- Accurately interpreting speech has posed challenges due to the variation in meaning and context that occurs during ordinary conversation.
- Entity formatting or number interpretation is notoriously difficult to achieve. People might say ’oh’ instead of ’zero,’ or use ‘triple three’ instead of ‘3-3-3.’
Speechmatics was founded by Dr. Tony Robinson in 2006 and is based in Cambridge, England (UK). Robinson was a pioneer in applying recurrent neural and deep neural networks to automatic speech recognition (ASR). Speechmatics employs approximately 250 workers and is privately held. In 2012, the company began offering its ASR software to enterprise businesses on a usage-based revenue model.
ASR helps businesses reduce friction in the workflow and eliminate time-consuming manual processes. ASR systems are currently deployed in various roles, including voice bots, contact centers, financial institutions, and subtitles in film and television. In order to transform speech into readable text, ASR systems rely upon three levels of processing. The first level, known as the signal level, extracts critical features from the audible portion of the speech stream, as well as removing extraneous noise from the file. The acoustic level identifies the different states and helps to enhance the clarity of speech. Finally, at the language level, the ASR system looks to construct meaningful sentences from the speech data.
The use of AI and network architectures, such as deep neural networks and recurrent neural networks, have proven helpful in advancing the performance and accuracy of ASR systems. Deep learning is especially effective in building models for ASR due to the large amounts of data and tagging required to teach a machine the subtleties of human speech. Unsupervised learning algorithms will reduce the time to train ASR systems and eliminate the need to acquire or create tagged data. Similar to the techniques used in natural language processing, unsupervised learning will reduce cost and allow ASR systems to increase the number of languages supported.
The addition of entity formatting relieves companies of a persistent problem with the interpretation of numbers in ASR transcripts. To solve this problem, Speechmatics utilizes inverse text normalization, a process that converts the spoken form of output to the corresponding textual record. This includes simple numbers, currencies, addresses, email IDs, dates, times, and Uniform Resource Identifier. The use of recurrent neural networks has been helpful in achieving better accuracy; however, the error rate was not low enough for adoption in production systems. Some companies, such as Apple, have successfully employed a memory augmented neural network architecture. Unfortunately, this approach relies on manually curated rules and is not scalable or economically feasible since native language speakers are required to curate transformation rules. A solution to this problem has stymied software engineers at Apple, who note that label assignments can produce correct numbering formats. However, an Apple post commented that “a few phenomena require additional post-processing,” including time expressions, financial symbols, and amounts; this additional post-processing creates disruptions in the workflow and can delay the delivery of the final work transcript to the customers.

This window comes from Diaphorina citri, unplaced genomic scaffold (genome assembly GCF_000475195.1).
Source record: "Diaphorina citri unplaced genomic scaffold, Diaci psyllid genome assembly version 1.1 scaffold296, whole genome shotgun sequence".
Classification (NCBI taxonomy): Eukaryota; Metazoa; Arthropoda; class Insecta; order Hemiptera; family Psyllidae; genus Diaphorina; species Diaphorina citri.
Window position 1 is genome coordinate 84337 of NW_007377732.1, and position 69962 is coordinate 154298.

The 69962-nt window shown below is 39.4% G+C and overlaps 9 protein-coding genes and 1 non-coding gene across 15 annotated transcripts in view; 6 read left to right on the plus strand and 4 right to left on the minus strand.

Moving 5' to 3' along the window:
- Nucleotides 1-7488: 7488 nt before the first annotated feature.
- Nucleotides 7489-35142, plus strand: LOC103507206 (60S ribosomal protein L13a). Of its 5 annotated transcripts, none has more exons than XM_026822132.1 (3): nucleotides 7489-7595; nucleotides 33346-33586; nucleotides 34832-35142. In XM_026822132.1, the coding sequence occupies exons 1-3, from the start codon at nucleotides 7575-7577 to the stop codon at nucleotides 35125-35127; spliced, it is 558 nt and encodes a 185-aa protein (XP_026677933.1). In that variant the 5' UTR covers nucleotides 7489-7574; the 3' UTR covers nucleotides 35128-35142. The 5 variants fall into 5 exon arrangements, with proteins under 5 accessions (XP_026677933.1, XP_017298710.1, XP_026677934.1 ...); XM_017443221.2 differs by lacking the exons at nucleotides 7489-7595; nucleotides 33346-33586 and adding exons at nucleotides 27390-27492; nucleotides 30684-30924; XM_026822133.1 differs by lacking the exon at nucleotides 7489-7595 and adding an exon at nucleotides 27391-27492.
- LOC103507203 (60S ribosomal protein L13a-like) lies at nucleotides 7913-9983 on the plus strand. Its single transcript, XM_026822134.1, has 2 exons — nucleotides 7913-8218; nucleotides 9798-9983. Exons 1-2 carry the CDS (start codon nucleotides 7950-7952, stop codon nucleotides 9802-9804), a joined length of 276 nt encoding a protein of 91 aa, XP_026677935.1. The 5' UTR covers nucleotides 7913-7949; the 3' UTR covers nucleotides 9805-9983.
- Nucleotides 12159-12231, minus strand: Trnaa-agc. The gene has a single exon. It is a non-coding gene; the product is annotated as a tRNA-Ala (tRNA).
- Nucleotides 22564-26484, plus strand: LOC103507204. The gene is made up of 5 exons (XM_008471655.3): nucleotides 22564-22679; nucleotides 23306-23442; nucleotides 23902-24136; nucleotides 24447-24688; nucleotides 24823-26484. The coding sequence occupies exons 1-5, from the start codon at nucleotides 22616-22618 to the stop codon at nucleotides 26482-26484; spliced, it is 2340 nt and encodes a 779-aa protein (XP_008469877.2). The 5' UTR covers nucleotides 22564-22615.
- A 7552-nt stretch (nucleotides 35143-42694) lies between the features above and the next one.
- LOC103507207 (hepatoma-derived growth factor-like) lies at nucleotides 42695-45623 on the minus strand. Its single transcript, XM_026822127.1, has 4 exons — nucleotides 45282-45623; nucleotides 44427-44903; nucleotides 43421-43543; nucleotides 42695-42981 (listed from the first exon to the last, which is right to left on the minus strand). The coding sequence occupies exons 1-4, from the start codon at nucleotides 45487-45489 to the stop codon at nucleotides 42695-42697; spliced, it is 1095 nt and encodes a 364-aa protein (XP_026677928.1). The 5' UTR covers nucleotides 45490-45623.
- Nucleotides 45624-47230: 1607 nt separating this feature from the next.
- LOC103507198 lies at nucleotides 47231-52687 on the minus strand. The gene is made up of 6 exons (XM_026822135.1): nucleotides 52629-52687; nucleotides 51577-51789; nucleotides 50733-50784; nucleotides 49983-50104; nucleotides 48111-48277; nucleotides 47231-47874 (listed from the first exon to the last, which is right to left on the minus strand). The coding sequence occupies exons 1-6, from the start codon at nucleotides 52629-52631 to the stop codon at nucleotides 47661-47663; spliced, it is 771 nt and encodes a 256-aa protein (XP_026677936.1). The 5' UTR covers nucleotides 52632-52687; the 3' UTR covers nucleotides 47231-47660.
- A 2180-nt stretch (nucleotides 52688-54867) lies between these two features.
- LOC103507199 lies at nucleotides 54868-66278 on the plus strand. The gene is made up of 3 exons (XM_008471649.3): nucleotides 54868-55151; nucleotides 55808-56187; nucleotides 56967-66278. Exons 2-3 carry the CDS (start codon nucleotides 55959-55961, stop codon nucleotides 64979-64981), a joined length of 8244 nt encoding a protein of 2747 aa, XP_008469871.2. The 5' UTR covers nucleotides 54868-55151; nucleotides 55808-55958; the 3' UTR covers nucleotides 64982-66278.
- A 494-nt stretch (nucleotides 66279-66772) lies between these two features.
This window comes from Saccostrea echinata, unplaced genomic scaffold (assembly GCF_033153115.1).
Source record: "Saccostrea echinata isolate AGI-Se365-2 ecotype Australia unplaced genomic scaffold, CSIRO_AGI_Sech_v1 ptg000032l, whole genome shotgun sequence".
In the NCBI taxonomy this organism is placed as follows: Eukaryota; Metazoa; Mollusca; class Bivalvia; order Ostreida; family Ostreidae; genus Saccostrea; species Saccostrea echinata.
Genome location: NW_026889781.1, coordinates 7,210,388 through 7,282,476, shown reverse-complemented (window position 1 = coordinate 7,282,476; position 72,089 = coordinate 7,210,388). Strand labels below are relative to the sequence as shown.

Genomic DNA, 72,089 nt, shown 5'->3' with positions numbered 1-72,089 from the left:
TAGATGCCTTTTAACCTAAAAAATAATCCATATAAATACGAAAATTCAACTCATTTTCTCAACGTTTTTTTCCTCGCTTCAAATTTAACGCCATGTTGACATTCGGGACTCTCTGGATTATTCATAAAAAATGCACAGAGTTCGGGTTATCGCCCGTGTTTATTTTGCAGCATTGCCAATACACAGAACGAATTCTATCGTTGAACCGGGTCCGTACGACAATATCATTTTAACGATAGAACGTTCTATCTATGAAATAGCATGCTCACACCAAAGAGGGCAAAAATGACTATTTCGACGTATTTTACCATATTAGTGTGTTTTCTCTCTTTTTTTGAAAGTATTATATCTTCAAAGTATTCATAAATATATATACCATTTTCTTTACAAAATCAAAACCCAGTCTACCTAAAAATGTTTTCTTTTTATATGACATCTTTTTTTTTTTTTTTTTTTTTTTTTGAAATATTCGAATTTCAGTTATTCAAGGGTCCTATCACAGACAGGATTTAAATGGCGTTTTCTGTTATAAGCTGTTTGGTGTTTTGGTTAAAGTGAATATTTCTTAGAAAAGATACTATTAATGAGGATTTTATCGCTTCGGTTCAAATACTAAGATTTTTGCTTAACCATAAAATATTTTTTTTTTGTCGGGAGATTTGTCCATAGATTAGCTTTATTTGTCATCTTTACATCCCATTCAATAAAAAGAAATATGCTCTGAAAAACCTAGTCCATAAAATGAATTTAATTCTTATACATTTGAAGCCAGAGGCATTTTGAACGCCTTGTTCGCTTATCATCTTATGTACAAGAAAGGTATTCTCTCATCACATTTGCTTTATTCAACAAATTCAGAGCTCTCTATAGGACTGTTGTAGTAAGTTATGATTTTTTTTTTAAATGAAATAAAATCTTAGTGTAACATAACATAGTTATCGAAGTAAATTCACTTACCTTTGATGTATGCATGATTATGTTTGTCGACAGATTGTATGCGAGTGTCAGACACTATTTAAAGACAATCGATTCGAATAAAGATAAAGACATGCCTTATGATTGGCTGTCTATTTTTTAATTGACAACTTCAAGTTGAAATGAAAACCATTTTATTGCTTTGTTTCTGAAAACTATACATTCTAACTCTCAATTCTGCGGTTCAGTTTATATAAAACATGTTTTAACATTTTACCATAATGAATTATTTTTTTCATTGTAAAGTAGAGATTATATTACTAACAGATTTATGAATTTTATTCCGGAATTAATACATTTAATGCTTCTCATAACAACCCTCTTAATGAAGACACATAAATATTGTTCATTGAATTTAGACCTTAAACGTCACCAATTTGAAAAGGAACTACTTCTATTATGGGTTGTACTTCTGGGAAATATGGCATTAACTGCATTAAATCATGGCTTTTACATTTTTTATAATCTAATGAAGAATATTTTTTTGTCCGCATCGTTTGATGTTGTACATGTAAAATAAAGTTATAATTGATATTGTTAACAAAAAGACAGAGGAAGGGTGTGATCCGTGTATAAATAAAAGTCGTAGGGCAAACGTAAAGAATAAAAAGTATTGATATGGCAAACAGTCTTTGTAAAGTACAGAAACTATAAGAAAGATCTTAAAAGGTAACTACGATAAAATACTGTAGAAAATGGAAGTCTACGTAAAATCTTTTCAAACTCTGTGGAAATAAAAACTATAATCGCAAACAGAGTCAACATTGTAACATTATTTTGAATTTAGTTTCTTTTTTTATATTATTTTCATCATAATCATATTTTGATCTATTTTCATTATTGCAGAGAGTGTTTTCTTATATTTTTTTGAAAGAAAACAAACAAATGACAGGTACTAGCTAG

Exactly how Speechmatics ASR has achieved its breakthrough in number recognition where others have failed is unclear. Based on pre-selected standardizations chosen by the customer, numbers can either be represented in written format or as spoken in a transcript. However, some clues are likely to surface once Speechmatics files for patent protection for its functionality. Any improvement that decreases transcript errors and human intervention can improve production times and increase customer satisfaction. Even if Speechmatics is only 95% effective, the reduction in time spent manually correcting errors will increase the use of ASRs and help companies become more productive.